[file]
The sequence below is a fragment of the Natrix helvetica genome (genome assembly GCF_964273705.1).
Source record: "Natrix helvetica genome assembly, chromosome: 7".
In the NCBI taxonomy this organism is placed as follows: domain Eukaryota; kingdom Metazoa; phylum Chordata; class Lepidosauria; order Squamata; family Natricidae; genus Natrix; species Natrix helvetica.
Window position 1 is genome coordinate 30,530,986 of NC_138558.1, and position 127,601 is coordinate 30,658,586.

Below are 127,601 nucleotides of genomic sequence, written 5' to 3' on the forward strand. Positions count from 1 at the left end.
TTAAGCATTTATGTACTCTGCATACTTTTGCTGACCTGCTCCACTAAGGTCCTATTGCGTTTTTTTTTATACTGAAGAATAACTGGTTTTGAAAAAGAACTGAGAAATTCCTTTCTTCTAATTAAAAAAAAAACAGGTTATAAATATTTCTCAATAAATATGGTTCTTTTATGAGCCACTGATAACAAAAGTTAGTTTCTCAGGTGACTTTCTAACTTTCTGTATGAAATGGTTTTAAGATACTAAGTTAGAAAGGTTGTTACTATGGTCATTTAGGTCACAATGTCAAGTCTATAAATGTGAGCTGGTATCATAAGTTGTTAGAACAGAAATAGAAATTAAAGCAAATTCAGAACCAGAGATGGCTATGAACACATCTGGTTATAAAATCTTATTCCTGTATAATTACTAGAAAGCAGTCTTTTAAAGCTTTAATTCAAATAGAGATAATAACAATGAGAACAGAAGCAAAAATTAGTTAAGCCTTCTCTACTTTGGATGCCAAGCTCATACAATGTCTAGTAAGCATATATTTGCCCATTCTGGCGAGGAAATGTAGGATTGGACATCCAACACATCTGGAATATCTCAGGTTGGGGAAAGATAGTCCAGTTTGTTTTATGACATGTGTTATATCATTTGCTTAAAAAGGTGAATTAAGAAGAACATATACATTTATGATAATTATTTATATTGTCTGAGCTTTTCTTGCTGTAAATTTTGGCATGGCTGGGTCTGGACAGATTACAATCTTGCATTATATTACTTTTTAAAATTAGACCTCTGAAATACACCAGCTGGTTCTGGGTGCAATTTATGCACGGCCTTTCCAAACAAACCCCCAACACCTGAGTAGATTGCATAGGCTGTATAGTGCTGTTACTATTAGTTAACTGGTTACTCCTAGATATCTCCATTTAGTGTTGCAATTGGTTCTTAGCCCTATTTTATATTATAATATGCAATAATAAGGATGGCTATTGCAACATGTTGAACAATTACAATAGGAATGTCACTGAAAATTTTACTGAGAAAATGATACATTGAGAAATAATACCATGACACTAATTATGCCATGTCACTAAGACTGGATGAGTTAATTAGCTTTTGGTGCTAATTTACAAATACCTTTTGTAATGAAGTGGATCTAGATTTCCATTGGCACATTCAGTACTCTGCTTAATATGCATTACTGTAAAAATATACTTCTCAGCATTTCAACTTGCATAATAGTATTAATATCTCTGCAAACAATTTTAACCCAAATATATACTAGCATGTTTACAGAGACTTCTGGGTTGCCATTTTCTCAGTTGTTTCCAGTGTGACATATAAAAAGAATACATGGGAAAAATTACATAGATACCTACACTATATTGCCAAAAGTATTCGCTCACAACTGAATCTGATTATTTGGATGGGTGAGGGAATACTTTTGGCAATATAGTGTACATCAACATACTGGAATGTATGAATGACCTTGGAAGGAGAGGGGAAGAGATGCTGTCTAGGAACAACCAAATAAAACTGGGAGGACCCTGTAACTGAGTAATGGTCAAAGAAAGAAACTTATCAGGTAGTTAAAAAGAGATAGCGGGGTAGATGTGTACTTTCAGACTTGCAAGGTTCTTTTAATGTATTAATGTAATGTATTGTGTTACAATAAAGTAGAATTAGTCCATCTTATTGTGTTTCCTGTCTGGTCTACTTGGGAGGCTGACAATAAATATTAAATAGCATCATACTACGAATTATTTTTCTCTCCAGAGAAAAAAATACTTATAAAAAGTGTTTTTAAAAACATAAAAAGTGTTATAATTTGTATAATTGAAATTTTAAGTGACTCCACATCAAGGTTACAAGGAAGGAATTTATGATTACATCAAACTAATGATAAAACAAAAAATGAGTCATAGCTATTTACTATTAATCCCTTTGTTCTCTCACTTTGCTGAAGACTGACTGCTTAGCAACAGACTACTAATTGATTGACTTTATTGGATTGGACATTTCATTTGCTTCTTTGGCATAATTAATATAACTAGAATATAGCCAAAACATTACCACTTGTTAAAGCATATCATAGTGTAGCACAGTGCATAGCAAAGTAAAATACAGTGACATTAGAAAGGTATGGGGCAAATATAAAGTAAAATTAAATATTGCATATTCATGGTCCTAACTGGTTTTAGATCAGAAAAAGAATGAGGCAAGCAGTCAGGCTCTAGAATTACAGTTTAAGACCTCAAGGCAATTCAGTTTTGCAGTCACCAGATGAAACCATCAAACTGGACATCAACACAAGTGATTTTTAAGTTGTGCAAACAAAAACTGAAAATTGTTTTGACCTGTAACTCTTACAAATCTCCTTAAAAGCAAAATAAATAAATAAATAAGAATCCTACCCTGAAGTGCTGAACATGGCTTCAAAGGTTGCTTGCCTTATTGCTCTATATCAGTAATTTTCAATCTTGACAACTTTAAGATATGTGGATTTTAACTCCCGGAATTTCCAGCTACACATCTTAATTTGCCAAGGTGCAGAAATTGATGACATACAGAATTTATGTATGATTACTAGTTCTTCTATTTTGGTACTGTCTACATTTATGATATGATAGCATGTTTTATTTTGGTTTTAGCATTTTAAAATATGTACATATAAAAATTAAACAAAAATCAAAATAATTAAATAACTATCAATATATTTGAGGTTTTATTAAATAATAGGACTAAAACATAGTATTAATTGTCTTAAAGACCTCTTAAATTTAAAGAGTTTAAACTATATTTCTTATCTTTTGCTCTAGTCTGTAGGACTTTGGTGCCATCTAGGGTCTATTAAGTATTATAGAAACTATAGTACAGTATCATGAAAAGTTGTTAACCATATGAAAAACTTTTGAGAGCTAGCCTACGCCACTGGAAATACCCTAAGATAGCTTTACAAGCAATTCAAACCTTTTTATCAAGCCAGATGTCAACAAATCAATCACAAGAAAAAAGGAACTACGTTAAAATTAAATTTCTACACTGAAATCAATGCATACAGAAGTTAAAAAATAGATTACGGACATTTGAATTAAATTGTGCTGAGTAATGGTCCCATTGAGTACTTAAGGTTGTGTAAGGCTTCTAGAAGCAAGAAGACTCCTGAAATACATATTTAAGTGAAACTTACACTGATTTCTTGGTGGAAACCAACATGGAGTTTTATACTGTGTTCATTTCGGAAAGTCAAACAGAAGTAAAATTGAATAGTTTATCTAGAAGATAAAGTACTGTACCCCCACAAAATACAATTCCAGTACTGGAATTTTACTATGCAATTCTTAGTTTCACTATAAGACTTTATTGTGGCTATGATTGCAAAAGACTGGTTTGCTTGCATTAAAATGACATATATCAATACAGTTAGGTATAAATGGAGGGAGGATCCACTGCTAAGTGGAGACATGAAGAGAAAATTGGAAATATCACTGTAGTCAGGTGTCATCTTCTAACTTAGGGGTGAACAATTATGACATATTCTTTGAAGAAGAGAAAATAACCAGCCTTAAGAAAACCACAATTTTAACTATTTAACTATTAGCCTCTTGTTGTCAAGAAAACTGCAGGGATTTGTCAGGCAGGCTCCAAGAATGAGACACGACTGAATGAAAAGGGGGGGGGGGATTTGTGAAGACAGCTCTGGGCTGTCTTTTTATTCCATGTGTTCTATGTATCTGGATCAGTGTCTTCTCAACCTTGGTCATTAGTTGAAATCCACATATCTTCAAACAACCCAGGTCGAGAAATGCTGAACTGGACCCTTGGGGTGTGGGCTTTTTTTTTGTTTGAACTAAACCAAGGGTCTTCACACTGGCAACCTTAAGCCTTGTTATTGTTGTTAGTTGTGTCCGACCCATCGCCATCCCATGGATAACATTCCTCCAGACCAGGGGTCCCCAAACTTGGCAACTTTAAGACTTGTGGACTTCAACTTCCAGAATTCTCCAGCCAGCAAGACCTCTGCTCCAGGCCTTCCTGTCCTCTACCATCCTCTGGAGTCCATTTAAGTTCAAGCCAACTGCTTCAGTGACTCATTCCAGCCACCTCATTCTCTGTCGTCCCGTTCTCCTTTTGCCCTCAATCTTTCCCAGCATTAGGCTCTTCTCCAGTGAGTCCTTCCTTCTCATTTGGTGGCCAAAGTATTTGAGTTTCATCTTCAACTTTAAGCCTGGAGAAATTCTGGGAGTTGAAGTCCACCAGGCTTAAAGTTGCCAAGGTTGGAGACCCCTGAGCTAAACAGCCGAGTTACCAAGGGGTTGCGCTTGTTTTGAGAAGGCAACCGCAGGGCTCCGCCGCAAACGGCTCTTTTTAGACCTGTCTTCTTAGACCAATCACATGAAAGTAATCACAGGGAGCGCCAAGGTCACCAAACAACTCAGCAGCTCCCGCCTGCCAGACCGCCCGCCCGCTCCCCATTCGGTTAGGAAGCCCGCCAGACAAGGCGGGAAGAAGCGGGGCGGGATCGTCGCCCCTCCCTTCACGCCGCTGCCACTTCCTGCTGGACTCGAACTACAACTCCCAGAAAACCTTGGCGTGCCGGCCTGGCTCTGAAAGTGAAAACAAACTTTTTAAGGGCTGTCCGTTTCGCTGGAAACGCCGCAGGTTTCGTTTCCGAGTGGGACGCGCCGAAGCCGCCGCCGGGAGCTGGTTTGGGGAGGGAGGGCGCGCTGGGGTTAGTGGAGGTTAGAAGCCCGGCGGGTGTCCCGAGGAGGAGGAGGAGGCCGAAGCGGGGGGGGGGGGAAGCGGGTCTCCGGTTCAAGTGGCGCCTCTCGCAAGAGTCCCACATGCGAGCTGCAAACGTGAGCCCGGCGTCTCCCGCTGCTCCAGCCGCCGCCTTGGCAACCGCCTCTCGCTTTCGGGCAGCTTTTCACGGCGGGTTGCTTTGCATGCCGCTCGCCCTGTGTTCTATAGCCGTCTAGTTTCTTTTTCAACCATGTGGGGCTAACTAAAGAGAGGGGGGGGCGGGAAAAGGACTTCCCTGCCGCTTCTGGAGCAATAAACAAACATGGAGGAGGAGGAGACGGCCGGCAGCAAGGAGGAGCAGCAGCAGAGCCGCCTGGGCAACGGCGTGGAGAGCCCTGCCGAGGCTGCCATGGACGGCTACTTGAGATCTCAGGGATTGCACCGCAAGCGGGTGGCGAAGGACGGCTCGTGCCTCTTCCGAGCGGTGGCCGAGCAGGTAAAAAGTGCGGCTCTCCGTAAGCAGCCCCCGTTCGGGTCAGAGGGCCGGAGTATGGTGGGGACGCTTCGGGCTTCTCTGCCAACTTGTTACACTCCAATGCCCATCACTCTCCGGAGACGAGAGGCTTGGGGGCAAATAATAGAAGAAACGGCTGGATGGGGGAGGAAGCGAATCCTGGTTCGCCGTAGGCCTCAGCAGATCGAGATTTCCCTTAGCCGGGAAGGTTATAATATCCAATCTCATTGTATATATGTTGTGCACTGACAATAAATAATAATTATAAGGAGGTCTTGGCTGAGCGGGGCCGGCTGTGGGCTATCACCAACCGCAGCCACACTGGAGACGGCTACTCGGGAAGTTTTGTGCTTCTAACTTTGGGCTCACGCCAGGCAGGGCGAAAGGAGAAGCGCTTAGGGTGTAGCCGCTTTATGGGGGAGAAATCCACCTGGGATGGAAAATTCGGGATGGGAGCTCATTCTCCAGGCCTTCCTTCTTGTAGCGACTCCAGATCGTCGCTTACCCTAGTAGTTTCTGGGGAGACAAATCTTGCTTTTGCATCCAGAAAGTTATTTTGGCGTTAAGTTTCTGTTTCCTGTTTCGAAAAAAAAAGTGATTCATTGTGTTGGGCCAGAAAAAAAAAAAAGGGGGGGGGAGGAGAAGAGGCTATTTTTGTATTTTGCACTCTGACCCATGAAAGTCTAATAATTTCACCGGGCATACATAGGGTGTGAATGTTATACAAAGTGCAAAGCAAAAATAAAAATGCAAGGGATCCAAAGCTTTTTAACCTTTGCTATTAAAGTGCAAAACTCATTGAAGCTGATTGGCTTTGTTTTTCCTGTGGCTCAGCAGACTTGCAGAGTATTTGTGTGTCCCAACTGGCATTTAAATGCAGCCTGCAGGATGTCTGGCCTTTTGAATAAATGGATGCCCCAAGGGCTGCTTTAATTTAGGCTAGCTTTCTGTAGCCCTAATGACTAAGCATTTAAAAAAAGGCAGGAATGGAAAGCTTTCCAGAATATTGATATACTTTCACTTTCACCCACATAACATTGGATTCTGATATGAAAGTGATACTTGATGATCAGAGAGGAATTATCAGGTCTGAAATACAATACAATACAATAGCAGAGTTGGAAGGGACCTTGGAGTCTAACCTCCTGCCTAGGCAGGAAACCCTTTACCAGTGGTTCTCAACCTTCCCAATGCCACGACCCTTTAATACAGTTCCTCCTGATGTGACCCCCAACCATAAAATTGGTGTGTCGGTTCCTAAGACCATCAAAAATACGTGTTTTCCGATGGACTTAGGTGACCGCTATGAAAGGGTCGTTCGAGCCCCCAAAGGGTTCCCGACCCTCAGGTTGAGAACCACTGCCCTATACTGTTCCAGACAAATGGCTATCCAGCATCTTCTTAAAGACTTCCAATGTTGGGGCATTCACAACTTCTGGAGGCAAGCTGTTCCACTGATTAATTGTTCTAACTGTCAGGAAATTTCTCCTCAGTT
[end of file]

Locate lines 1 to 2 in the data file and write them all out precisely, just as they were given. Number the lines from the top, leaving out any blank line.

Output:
The sequence below is a fragment of the Natrix helvetica genome (genome assembly GCF_964273705.1).
Source record: "Natrix helvetica genome assembly, chromosome: 7".